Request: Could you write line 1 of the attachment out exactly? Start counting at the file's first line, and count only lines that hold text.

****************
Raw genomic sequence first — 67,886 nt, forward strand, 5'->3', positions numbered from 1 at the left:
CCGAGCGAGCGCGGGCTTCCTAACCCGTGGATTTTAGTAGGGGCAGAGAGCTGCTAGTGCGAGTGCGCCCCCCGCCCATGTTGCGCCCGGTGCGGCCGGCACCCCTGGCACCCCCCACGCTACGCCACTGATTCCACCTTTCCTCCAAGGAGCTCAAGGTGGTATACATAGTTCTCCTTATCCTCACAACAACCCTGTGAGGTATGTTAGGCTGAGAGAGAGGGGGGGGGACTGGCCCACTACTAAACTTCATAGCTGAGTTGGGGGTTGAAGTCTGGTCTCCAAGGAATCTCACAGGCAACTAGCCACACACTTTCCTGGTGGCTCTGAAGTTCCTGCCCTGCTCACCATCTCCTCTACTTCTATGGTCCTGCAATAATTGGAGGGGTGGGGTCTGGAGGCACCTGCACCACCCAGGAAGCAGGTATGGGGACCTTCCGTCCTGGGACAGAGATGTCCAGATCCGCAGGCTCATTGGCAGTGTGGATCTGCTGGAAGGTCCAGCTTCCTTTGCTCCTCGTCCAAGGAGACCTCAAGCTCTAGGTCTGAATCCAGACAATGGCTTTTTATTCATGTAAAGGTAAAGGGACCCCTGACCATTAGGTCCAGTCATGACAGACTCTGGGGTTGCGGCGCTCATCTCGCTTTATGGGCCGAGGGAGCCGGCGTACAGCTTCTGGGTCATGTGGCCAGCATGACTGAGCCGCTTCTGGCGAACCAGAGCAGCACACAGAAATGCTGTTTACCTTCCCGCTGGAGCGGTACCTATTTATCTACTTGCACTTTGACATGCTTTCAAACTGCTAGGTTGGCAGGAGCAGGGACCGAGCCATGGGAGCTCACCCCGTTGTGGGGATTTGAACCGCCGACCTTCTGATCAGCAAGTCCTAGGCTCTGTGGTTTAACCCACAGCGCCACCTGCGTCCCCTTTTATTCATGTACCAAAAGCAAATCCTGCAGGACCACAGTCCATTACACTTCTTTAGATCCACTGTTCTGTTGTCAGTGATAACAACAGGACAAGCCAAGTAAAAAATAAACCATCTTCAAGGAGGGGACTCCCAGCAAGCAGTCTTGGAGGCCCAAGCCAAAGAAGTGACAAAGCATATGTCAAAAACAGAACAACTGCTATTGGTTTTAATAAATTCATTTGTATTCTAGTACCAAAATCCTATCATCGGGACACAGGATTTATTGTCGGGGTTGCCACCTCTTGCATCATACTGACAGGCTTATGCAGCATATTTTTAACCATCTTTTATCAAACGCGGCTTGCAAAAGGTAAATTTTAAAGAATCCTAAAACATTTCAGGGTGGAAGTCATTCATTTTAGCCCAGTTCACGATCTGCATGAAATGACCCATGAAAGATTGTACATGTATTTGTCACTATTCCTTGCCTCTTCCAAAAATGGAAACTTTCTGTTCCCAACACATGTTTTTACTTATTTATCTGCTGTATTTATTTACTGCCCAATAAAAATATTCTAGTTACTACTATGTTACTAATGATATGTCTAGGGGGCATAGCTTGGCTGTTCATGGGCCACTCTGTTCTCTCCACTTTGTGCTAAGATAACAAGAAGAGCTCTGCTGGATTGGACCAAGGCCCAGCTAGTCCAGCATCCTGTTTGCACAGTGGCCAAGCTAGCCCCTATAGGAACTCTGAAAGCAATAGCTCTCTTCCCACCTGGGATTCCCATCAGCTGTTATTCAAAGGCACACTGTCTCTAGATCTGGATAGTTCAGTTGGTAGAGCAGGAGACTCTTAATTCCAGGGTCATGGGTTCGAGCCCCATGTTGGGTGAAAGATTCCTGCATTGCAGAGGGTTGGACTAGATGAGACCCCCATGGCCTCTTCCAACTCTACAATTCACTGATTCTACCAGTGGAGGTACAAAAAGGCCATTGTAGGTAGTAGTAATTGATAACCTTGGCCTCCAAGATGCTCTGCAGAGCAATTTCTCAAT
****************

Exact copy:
Raw genomic sequence first — 67,886 nt, forward strand, 5'->3', positions numbered from 1 at the left: